A password will be e-mailed to you.

The word “community” is synonymous with so many things. It can mean the neighborhood one lives, the group of friends to which one belongs, or the subculture that one is associated. Often, it is a blend of all of these, and Pride is truly that.

As Aurora Pride is quickly approaching on August 3, (only three weeks away, eek!) we are exploring all aspects of queer community, and it goes without saying that LGBTQ folks are a group of extremely diverse individuals.

OUT FRONT recently caught up with the Colorado Gay Volleyball Association‘s (CGVA) new president, Joshua Snyder, as the group is inviting the community to experience what they are all about. Snyder shared about his own experience with queer sports, why the camaraderie within the league is unlike anything else, and what the CGVA has planned for Aurora Pride!

You were just elected president of CGVA; how are you feeling about the position?
I’ve been working really closely with our current president and taking on a bunch of the presidential duties in the last few months, so I feel like I’m ready.

What got you into volleyball to begin with?
I went to college at Arizona State in Tempe, and my dorm room was right next to a sand volleyball court. I went down every once in a while and played with some people and made some friends playing volleyball, and from there my interest in it sort of took off like crazy. Then, in my last year of college, I played with the Arizona Gay Volleyball League, and that made me aware that there were organizations and leagues out there specifically geared towards LGBT individuals.

Why is it important to have designated queer sports leagues?
Traditionally, sports like baseball or football seem to be dominated by masculine, strength, and tough type qualities. I feel like a lot of queer people can feel out of place in these environments, and so I think it’s important to create these special environments for queer people to be able to express themselves, really be themselves, and have a good time. Having an outlet like volleyball or other gay sports is a great way to bring the community together, even if they don’t see themselves as athletes.

What if someone feels intimidated because they have never played before; can they join a league?
Even if they’ve never played sports before in their lives, we have a bunch of people who this is the first organized sport they’ve ever played. Come out and meet other people that are on the same level; we have a beginners league that can fit them well. Come out, meet new people, and have a good time. When people ask me what’s the best way to make new friends in Denver for queer people, I highly suggest gay sports leagues, whether it be our own CGVA,  flag football, or a lot of the other sports leagues.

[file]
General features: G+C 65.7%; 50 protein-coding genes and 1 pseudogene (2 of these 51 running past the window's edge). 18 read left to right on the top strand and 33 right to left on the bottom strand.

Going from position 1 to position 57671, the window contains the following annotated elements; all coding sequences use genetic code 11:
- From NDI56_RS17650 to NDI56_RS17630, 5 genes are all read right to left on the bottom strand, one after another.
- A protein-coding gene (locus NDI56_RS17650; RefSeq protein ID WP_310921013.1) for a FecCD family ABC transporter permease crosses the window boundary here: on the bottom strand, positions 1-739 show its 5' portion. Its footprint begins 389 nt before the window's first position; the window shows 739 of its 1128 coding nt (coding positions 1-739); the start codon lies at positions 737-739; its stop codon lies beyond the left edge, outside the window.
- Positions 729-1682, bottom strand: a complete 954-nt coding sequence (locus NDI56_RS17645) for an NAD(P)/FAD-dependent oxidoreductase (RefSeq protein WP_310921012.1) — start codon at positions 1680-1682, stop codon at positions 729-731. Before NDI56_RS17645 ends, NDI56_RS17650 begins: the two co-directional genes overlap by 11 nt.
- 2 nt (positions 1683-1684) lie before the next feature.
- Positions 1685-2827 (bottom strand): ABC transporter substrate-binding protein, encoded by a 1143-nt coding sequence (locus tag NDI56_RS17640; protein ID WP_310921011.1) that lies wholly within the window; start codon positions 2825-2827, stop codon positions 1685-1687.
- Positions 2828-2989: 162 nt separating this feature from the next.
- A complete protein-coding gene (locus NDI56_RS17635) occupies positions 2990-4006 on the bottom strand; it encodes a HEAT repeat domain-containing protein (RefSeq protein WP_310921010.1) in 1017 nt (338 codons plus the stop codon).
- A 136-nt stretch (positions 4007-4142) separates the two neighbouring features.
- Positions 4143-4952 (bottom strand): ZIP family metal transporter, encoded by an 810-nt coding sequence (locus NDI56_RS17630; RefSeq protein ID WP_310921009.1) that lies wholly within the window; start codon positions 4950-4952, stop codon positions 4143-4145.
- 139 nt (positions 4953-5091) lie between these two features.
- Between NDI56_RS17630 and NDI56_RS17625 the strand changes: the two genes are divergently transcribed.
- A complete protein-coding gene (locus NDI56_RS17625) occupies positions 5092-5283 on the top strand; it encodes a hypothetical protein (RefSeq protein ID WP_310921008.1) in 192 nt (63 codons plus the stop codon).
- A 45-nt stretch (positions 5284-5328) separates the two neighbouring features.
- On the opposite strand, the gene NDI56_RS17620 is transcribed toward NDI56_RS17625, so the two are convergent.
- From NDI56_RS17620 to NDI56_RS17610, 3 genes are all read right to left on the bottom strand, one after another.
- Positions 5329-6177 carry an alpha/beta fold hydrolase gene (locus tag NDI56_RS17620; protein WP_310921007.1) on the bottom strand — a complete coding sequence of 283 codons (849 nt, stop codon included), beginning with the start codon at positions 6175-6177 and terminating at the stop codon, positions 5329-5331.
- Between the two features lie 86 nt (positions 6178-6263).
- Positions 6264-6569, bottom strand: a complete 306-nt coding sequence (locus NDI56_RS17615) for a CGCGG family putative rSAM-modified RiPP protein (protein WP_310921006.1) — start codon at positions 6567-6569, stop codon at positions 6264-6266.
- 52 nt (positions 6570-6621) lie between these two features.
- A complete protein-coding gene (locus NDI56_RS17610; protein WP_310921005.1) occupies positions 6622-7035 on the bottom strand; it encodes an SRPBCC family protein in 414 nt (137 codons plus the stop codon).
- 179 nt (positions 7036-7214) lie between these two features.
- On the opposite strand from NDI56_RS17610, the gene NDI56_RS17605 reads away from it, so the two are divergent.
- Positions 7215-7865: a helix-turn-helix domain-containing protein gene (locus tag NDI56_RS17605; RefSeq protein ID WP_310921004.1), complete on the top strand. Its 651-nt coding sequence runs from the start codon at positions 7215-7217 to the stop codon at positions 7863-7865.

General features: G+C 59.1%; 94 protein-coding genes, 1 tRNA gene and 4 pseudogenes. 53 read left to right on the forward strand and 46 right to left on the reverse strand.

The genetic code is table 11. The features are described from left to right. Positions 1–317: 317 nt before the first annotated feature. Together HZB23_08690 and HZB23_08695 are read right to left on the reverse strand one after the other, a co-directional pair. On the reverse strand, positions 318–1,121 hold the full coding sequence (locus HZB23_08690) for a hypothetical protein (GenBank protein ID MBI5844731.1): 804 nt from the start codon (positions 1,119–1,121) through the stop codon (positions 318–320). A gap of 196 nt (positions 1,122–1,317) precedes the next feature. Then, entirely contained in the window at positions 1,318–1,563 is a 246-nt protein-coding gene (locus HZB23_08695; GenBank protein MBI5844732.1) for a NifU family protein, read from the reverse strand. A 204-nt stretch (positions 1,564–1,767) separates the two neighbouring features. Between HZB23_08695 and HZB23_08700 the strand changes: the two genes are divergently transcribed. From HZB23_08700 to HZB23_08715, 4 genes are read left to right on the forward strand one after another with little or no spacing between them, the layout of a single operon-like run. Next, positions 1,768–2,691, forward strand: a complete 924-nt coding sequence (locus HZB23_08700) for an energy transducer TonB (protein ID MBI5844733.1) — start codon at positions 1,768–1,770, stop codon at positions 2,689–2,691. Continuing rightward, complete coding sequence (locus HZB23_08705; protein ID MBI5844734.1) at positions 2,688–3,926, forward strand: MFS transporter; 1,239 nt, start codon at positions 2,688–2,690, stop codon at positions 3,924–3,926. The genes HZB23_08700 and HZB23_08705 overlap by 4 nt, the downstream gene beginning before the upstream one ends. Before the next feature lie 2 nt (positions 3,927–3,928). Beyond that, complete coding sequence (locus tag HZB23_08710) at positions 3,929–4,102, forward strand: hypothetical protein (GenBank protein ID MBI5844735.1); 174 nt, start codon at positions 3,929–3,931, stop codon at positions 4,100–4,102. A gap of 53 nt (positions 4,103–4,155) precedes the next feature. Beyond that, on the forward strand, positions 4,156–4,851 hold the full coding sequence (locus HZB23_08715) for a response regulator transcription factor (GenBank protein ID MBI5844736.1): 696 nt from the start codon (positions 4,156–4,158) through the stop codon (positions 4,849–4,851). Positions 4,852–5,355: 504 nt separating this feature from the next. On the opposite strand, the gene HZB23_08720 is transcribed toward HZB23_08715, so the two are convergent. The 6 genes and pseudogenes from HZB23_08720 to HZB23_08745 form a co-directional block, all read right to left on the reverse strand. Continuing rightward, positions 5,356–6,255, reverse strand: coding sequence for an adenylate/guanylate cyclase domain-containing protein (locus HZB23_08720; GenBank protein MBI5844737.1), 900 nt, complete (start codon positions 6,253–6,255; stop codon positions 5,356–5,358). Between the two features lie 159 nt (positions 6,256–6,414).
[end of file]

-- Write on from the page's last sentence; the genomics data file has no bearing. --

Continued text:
Is there more to the league’s camaraderie than just on the court?
We also have social events; we put on things like an annual drag show where all of the performers are CGVA players. We, together with local drag queens, put on a show, so that’s always a great time. We have picnic events on Labor Day every year where we set up five or six nets and people just have a good time. It’s not necessarily a focus on just the sports and competitiveness, necessarily. My boyfriend just joined the league this last season, and he had never really played volleyball before. He has such a good time, and he said he wants to come back and play in the fall, because he has met a bunch of good friends.

Can you talk about inclusivity within CGVA?
We invite anyone who wants to come participate, all genders and sexualities are welcome. We have a fair amount of women who play with us, a fair amount of straight allies that come and play with us, we’re open to everybody. Anyone who wants to come and make friends in the community and play volleyball and just have some fun.

How about accessibility for different abilities and fitness levels?
Our facilities are at Dive Volleyball, and they are in the process of renovations right now that would allow wheelchair access and differently abled people to come in. We have a brand-new beginner’s league for people who maybe don’t see themselves as athletic, and we run a coaching and mentorship program as well. That consists of one or two skill clinics if people are interested in really getting better at this sport. We’re definitely available for anyone that wants to come in and just have a good time and be social with their friends, but there are people who are really interested in getting better at volleyball and moving up their skills, so we offer those skills clinics for those people that want to get better.

What are CGVA’s plans for Aurora Pride?
We’re going to set up to have a little tournament of beach volleyball; we’ll have some good, good competition going. We will have one net for more advanced players who have played before and want a higher level of competition. Then we’ll have a separate thing going on for people who haven’t played much more than a beginner’s level.

Why do you think it’s important to include sports at an event like Pride?
Pride is a great celebration of who you are, and I think it’s important not to lose sight of the fact that queer people have multiple aspects of their lives. They aren’t just gay or lesbian; they have other aspects of who they are, and that might mean they’re athletic, or that might mean they’re a very social person who likes to go out with friends and hang out at the beach. Involving these other events in Pride shows that you can be very proud of who you are, and who you are might include these other aspects of your life as well. By showing that there are groups for gay athletes, I think it’s very important to combat the stereotypes that might exist around the fact that some people might think that queer people aren’t as athletic or as skilled at sports.